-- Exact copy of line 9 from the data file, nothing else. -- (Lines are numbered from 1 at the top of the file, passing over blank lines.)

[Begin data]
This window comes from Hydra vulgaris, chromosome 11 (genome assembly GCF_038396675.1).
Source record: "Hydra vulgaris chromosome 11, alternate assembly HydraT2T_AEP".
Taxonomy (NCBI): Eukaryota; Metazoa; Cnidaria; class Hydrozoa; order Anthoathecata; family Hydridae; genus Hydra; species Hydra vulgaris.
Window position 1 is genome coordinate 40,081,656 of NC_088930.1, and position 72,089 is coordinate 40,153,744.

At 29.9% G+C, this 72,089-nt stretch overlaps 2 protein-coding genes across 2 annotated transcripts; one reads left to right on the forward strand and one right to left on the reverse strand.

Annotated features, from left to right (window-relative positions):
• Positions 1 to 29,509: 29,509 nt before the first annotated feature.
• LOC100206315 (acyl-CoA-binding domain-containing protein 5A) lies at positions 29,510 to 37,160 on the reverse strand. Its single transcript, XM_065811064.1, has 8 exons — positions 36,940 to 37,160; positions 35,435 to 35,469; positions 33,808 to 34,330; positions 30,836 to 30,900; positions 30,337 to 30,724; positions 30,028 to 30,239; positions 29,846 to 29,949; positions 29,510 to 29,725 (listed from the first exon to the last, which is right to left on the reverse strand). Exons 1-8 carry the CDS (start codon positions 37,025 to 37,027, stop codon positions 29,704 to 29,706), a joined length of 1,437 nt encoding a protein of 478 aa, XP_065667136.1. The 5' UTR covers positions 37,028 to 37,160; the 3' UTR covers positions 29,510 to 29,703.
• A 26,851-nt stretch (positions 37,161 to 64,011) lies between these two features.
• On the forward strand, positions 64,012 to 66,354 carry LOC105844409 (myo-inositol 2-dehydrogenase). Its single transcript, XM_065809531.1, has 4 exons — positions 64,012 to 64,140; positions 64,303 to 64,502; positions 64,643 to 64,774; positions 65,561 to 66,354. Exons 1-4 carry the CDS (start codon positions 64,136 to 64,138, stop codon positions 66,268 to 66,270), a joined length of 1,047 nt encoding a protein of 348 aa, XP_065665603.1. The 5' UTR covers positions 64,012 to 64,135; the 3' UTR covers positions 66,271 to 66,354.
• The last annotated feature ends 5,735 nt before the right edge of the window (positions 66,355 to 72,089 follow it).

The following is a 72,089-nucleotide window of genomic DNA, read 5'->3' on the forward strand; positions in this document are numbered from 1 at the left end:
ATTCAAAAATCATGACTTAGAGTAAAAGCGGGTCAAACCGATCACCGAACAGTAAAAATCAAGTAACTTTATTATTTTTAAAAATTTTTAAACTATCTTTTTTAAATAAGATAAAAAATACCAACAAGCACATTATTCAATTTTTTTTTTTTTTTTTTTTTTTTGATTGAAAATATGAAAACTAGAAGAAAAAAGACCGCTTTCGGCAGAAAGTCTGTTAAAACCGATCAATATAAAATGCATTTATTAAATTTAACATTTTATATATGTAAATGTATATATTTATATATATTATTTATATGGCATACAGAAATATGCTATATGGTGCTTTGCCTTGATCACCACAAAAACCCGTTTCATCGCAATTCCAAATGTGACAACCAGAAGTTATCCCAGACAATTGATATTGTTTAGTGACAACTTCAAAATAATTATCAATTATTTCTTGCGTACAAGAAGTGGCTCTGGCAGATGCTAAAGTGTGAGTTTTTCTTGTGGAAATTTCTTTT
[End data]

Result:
• A 26,851-nt stretch (positions 37,161 to 64,011) lies between these two features.